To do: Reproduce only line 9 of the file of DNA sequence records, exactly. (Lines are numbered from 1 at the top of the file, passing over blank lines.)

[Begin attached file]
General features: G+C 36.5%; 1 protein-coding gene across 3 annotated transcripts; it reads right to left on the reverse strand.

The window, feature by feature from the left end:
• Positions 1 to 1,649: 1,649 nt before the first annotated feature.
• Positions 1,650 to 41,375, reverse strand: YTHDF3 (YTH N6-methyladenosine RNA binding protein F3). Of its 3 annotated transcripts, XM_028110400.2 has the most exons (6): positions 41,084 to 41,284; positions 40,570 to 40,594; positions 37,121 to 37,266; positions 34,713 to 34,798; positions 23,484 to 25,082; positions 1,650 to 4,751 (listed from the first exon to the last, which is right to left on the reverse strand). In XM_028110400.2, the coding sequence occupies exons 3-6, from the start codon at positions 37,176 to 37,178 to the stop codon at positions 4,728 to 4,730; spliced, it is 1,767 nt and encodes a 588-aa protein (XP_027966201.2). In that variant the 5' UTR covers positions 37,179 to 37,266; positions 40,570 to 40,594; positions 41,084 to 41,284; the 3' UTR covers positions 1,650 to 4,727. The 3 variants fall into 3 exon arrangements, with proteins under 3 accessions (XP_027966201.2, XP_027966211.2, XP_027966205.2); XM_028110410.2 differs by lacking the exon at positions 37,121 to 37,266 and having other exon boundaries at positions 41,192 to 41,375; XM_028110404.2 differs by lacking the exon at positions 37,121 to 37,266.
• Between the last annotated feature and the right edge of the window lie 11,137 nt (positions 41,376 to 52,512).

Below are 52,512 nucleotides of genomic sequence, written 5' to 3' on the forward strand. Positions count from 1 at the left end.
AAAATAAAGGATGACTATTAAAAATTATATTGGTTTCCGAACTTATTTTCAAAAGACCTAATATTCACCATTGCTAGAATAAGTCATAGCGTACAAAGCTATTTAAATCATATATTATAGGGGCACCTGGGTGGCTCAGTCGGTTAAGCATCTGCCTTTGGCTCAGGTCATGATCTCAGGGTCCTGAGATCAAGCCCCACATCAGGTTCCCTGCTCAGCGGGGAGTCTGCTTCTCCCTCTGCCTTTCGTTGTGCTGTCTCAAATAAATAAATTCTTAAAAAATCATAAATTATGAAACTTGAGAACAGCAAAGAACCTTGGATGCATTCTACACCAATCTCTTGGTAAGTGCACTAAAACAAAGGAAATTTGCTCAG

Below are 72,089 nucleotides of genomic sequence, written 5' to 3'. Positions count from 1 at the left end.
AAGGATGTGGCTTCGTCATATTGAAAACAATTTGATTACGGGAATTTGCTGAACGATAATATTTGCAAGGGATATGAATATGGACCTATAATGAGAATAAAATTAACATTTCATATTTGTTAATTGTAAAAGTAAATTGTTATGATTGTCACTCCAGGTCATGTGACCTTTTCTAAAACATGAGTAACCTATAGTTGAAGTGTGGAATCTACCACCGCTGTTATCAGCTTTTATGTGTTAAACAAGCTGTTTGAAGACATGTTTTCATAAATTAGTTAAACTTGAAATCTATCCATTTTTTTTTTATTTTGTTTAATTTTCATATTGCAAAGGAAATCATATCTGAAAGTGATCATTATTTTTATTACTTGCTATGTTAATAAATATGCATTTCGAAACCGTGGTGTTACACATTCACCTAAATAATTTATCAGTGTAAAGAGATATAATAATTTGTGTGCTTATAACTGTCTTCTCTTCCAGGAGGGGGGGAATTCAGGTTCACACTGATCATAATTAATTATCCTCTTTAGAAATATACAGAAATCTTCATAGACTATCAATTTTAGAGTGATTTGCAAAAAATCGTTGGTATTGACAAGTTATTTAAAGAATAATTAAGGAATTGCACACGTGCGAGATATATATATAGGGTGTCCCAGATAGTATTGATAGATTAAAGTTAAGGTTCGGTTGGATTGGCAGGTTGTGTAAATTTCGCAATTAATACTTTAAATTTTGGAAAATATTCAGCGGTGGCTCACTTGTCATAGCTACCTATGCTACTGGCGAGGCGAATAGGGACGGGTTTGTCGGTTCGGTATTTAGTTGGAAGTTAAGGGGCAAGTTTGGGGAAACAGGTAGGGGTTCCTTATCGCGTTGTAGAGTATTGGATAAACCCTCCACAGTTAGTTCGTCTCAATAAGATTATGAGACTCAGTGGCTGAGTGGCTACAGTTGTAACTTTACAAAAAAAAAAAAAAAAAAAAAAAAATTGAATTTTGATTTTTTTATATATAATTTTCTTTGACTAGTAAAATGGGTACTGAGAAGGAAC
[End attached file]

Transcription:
AAGGATGTGGCTTCGTCATATTGAAAACAATTTGATTACGGGAATTTGCTGAACGATAATATTTGCAAGGGATATGAATATGGACCTATAATGAGAATAAAATTAACATTTCATATTTGTTAATTGTAAAAGTAAATTGTTATGATTGTCACTCCAGGTCATGTGACCTTTTCTAAAACATGAGTAACCTATAGTTGAAGTGTGGAATCTACCACCGCTGTTATCAGCTTTTATGTGTTAAACAAGCTGTTTGAAGACATGTTTTCATAAATTAGTTAAACTTGAAATCTATCCATTTTTTTTTTATTTTGTTTAATTTTCATATTGCAAAGGAAATCATATCTGAAAGTGATCATTATTTTTATTACTTGCTATGTTAATAAATATGCATTTCGAAACCGTGGTGTTACACATTCACCTAAATAATTTATCAGTGTAAAGAGATATAATAATTTGTGTGCTTATAACTGTCTTCTCTTCCAGGAGGGGGGGAATTCAGGTTCACACTGATCATAATTAATTATCCTCTTTAGAAATATACAGAAATCTTCATAGACTATCAATTTTAGAGTGATTTGCAAAAAATCGTTGGTATTGACAAGTTATTTAAAGAATAATTAAGGAATTGCACACGTGCGAGATATATATATAGGGTGTCCCAGATAGTATTGATAGATTAAAGTTAAGGTTCGGTTGGATTGGCAGGTTGTGTAAATTTCGCAATTAATACTTTAAATTTTGGAAAATATTCAGCGGTGGCTCACTTGTCATAGCTACCTATGCTACTGGCGAGGCGAATAGGGACGGGTTTGTCGGTTCGGTATTTAGTTGGAAGTTAAGGGGCAAGTTTGGGGAAACAGGTAGGGGTTCCTTATCGCGTTGTAGAGTATTGGATAAACCCTCCACAGTTAGTTCGTCTCAATAAGATTATGAGACTCAGTGGCTGAGTGGCTACAGTTGTAACTTTACAAAAAAAAAAAAAAAAAAAAAAAAATTGAATTTTGATTTTTTTATATATAATTTTCTTTGACTAGTAAAATGGGTACTGAGAAGGAAC